The nature of Construction & Destruction

The foggy art-rock duo listens and observes.

Construction & Destruction w/Julie Doiron, Jon McKiel
Friday, March 30, 8pm
Radstorm, 6050 Almon Street

Construction & Destruction might be among the most mythologized bands in this corner of the world, and it's not hard to see why: For years, partners Colleen Collins and Dave Trenaman have been quietly making foggy, artful rock from their seaside home in Port Greville. Like the movement of the tide outside their house, the band's musical output feels consistent but enigmatic. This month, they've been dotting across the Maritimes through the spring thaw with fellow gems Julie Doiron—a dreamy lineup that will arrive at Radstorm on Friday.

"It's kind of dreamy for us too," says Collins. "Though we've toured with both of them before quite a few times now and are happy to call them each friends, it's still really beautiful to see them play every night and hear their stuff."

Like both McKiel and Doiron, Construction & Destruction put out a record last year—the rollicking Noli Timere—that will shape the setlists they're putting together for this tour.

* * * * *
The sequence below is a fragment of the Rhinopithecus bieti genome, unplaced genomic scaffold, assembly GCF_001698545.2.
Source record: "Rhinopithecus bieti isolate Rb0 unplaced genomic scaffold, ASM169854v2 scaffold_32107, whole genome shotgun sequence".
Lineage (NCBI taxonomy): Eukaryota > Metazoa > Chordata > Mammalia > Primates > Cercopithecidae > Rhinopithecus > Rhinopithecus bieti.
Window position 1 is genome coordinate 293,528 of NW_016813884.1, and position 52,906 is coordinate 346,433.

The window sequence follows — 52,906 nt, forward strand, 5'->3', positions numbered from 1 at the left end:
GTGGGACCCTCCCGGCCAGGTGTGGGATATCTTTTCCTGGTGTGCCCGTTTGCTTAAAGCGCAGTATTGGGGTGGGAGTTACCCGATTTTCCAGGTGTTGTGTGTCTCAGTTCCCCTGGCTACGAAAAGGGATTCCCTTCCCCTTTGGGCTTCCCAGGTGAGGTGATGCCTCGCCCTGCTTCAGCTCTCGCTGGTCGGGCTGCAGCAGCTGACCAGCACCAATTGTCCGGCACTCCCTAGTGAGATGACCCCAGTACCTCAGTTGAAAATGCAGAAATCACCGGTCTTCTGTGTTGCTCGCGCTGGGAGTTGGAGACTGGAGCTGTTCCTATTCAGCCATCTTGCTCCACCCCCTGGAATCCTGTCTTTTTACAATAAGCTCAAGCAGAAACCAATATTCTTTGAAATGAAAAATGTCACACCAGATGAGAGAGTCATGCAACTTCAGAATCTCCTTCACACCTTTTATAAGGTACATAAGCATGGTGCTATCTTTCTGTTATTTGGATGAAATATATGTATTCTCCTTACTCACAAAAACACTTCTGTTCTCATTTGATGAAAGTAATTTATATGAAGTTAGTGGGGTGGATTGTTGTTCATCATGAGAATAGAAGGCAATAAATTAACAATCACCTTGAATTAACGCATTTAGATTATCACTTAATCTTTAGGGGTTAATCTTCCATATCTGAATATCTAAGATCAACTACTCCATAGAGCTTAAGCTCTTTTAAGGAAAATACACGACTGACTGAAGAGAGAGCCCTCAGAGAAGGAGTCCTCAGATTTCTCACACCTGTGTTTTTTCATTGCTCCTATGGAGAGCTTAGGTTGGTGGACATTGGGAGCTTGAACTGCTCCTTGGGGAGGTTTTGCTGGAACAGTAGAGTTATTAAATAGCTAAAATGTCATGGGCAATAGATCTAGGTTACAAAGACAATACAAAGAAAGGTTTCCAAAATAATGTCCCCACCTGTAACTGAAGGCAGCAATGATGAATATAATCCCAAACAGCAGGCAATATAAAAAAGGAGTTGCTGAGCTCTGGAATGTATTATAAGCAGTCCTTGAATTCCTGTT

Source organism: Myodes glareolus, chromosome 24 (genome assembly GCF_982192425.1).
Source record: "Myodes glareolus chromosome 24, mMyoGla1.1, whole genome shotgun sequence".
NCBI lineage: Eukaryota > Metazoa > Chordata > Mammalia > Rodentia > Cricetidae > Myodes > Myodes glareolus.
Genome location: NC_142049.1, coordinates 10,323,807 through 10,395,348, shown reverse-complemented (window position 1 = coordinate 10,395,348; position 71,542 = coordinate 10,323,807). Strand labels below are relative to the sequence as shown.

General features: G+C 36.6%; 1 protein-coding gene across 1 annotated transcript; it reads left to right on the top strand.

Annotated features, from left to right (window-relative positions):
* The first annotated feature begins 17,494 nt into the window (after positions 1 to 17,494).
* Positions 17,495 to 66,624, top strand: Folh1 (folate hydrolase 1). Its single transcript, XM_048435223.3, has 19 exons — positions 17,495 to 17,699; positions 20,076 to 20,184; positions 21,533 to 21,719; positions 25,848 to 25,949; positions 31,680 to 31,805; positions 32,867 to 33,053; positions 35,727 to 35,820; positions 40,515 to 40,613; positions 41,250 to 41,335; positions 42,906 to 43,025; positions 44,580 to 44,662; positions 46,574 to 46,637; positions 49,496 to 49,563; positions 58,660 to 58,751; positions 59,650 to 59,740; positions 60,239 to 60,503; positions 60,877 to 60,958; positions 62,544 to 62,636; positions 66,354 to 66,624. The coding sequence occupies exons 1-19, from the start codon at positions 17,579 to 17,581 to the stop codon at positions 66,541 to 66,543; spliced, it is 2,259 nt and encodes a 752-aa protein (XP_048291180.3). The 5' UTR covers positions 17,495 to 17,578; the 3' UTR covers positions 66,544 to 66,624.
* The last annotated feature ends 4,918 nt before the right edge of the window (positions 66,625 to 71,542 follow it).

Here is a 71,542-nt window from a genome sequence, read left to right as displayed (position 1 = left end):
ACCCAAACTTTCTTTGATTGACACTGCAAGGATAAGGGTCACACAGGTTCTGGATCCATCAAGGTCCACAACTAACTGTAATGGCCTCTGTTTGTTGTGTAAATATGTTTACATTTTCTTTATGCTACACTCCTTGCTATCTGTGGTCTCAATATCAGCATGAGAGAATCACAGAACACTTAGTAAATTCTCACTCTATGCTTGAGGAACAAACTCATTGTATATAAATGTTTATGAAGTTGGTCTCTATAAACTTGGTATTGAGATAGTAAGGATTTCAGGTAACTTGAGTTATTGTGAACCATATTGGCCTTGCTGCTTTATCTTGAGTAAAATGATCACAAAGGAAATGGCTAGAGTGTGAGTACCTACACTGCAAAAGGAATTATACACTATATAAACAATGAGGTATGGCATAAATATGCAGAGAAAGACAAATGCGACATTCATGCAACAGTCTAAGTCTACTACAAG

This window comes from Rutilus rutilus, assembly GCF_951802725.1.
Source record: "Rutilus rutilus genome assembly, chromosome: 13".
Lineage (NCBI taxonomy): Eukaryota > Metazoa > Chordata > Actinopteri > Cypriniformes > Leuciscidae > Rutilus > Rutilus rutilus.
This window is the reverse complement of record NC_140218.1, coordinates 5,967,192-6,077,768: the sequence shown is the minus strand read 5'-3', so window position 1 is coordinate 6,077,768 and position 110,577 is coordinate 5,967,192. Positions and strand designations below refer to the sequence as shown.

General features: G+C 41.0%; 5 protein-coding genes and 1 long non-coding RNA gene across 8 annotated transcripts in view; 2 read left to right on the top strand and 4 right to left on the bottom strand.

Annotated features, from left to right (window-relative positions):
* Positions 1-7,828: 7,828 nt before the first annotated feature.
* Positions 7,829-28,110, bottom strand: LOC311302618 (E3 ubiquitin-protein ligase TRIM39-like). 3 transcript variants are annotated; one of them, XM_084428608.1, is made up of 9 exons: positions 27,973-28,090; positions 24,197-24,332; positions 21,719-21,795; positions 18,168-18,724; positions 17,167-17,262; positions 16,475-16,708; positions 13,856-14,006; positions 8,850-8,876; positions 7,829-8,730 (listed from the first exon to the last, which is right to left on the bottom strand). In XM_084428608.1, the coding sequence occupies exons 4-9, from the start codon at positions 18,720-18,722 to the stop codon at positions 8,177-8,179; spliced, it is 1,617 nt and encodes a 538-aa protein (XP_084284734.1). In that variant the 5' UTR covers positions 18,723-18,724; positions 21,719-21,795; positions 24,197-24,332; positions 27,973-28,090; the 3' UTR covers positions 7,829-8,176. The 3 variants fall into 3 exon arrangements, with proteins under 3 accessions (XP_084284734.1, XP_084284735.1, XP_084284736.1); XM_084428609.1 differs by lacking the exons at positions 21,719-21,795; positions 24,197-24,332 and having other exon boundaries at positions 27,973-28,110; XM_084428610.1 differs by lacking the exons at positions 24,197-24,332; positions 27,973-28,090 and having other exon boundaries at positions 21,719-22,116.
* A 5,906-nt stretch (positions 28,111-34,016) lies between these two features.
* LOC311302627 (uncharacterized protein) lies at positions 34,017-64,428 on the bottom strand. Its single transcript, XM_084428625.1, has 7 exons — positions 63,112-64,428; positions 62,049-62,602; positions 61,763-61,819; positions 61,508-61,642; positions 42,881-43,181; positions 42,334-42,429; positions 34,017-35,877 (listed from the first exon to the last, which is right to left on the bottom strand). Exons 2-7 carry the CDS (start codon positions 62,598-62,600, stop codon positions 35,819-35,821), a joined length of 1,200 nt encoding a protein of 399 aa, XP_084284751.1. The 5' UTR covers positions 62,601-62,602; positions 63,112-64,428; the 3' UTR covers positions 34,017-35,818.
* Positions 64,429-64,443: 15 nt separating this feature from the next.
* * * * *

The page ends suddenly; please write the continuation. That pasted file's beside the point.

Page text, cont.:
"We have a habit—a bad habit?—of playing the stuff we're most interested in, which is usually new stuff," says Collins. "A lot of the album addressed perspective and vantage point, perspective within perspective, and watching and observing the other...all that theory of mind stuff. It's all trolling the same sea."

Collins adds that both the band's rural situation and its trips throughout the region have attuned the duo to the importance of listening and observing—a central tenet of its music. "It's an interesting time to be watching nature closely, in a way-pulled-out, eon kind of level," she says. "There's information that we have not gathered yet—that's something we've learned since coming out here [to Port Greville]. And we've definitely learned some stuff about listening and observing—what it means to feel small within a larger picture." 

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